Eventually, my own band-mates started to blame me for our band's inexplicable unpopularity. It was my voice, they said. I had to sing lower (we changed the keys of some of our songs to accommodate this). I had to scream more. I had to sound masculine. I wasn't wearing the right thing. I looked too slutty, or not slutty enough. I wasn't enough of a "front-woman". My drummer made jokes about how my boobs were too small. They said I hid behind my piano too much. The one time I sang a song while standing in front of my piano, not playing it or hiding behind it, a guy came up to my drummer after the show to tell him to tell me not to do that because I "looked like a slut". (Noticed a pattern yet? These guys could never say these things to my face.) I couldn't do anything right.

I could go on. But that's more than enough anecdotes for now, really.

Gone Home is also about a girl who joins a band. It's even about girls playing fighting games, which I've also written about before, a little bit. Because I'm exhausted from all of those stories about my band, I don't think I'm going to bother to type out a bunch of stories about interactions I've had with guys growing up, playing fighting games and eventually lots of other different kinds of games. Let's just assume that the fighting games scene and the rock band scene aren't that different from one another. Because they aren't.

But Gone Home is about two girls who are part of these scenes. The game unabashedly describes these two young women going to arcades and playing Street Fighter together. There's no catch. There's no group of guys in the background telling them they're "weird", telling them to stop taking up space at the arcade or wherever else. Gone Home doesn't include diary entries or crumpled letters or evidence of harassment from the other guys in the band, or from the audience at the shows. There are some oblique references to "people at school," but that's about it.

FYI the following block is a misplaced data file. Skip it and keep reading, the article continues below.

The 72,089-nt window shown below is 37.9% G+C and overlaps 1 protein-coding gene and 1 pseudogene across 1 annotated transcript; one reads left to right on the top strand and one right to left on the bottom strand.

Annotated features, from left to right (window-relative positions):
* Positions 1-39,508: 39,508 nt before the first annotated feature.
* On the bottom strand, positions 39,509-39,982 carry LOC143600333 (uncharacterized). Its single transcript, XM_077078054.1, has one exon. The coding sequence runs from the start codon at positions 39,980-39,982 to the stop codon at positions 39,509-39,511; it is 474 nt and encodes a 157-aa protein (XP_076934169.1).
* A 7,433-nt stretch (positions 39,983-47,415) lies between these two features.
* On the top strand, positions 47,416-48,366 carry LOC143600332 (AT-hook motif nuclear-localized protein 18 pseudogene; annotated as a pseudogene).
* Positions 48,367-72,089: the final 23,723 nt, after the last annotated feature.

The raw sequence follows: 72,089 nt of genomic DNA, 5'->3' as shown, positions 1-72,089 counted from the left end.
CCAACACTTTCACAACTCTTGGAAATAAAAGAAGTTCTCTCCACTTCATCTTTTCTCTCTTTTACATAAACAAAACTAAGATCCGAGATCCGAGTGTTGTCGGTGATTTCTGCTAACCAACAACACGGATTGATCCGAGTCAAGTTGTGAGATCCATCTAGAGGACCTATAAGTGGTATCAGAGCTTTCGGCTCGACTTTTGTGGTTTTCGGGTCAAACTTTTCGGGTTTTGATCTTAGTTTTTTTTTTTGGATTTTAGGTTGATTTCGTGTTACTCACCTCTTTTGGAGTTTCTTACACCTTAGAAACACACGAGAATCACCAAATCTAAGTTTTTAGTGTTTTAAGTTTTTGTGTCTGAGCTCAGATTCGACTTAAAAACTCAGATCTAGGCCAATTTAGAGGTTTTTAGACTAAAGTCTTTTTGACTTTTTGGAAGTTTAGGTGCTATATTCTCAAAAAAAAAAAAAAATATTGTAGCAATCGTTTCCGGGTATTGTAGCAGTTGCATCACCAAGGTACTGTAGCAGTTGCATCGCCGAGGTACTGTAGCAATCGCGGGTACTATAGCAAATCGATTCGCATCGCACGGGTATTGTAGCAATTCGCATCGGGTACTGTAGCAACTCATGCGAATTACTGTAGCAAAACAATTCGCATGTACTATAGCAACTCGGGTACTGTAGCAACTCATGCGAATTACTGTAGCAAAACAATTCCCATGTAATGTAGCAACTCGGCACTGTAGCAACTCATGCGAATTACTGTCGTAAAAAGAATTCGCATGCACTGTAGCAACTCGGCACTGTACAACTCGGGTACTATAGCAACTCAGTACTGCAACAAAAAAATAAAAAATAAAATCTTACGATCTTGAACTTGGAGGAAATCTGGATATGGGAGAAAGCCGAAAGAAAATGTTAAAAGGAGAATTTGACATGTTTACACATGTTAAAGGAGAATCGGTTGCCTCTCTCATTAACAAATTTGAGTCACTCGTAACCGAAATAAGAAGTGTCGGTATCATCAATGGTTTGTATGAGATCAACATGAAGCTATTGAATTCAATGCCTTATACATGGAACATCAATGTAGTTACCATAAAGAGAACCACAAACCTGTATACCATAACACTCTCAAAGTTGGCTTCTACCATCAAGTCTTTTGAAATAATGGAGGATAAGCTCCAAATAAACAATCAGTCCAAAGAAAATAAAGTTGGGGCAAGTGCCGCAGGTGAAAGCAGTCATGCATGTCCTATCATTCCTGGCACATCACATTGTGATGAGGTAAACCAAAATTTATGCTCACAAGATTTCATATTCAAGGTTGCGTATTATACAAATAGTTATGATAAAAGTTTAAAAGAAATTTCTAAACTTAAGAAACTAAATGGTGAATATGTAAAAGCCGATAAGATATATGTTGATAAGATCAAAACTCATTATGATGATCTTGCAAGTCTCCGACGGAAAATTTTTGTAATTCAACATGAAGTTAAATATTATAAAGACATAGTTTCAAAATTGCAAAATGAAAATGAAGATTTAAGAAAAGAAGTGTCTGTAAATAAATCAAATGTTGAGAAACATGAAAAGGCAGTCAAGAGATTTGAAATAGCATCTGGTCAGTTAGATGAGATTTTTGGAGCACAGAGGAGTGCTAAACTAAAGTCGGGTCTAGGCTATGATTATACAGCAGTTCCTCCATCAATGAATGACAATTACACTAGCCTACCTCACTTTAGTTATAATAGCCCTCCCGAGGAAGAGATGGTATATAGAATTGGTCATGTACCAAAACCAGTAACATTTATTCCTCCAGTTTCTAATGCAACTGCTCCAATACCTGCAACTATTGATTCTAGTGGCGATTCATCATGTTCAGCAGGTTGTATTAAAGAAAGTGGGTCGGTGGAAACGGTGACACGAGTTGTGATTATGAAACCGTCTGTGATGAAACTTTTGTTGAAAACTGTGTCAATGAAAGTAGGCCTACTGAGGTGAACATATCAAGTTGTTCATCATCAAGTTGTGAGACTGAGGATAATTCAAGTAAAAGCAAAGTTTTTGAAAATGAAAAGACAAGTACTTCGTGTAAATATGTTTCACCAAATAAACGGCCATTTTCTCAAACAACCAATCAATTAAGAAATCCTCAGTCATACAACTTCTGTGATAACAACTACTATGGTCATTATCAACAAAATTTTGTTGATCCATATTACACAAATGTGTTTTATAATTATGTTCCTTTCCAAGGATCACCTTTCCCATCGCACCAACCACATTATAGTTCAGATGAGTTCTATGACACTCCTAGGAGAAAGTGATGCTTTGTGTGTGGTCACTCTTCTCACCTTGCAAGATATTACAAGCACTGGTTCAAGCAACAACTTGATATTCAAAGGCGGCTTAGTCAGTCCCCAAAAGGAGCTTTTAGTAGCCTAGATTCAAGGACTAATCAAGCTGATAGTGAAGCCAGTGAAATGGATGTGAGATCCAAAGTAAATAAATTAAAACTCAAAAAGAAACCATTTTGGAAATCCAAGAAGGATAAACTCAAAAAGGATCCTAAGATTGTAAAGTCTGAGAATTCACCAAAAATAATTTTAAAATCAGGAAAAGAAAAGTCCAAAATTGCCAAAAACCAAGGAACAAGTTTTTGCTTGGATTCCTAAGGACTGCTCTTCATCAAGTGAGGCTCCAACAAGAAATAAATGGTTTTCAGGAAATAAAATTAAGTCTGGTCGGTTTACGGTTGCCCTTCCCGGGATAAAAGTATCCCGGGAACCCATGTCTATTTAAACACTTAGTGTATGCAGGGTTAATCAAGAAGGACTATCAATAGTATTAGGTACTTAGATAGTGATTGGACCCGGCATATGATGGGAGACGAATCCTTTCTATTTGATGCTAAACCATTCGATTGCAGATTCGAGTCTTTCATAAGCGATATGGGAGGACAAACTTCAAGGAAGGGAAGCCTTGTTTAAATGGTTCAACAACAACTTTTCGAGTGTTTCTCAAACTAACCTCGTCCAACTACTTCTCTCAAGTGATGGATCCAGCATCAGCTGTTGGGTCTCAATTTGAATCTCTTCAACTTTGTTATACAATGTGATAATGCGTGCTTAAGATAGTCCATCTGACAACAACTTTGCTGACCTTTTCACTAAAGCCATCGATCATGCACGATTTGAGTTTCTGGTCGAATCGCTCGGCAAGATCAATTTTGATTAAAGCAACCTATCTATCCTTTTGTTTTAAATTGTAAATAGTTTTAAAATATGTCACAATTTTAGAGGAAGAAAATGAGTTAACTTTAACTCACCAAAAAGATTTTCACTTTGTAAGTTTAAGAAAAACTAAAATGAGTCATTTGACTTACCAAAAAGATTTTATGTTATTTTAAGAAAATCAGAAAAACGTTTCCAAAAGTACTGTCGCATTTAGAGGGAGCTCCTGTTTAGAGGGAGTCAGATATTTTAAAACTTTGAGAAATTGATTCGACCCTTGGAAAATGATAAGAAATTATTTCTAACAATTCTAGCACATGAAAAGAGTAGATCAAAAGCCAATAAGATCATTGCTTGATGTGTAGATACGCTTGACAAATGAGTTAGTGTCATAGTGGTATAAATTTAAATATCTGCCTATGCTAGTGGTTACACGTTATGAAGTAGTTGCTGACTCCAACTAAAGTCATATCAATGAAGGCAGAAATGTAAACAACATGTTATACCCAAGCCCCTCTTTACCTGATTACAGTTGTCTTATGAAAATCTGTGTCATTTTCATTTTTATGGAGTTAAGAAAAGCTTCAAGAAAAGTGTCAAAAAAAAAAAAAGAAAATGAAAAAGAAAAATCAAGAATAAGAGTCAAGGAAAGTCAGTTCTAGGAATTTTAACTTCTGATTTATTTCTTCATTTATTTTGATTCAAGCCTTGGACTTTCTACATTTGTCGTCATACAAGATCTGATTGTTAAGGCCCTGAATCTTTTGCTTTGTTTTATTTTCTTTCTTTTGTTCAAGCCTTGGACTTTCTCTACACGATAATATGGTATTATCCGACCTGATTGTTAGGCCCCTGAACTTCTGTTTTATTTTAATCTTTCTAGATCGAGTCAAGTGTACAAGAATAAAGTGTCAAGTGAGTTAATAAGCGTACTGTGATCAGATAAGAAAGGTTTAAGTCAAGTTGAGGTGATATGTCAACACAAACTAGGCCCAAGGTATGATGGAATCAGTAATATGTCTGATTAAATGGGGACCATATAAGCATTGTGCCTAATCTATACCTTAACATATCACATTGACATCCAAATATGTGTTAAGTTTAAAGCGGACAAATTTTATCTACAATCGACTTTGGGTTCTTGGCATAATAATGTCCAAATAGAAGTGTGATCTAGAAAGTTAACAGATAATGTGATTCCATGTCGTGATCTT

I spent this entire game on pins and needles not because I was worried about discovering sudden tragedy, but because I know how this sort of story actually goes and it isn't this happy. I was worried the game would eventually become, y'know, realistic.

Gone Home does include some unexpected darkness in the story of Sam's dad, which if you connect the dots, turns out to be a story about abuse (that plot line has been confirmed by the Gone Home writers, by the way). But the story of Sam and Lonnie is unexpectedly happy and devoid of obstacles. Okay, there are some obstacles. But compared to my high school experience? Compared to most people's high school experiences? Dang!

No wonder I'm seeing so many young women playing Gone Home and saying they feel "jealous" of what these two had. I guess I just want to tell those young women ... uh, no one had this. This isn't a thing people had. This still isn't a thing people have, now.

I felt both confused and relieved to see Sam and Lonnie's feminist zine, since the only patriarchal "enemy" they define, on one scrap of paper on the kitchen table, is Mr. Grossman (who I think was the teacher who got Lonnie in trouble for that graffiti incident). If these two girls only had one awful encounter with a misogynist jerk, given the male-dominated scenes they both inhabited, that's incredible.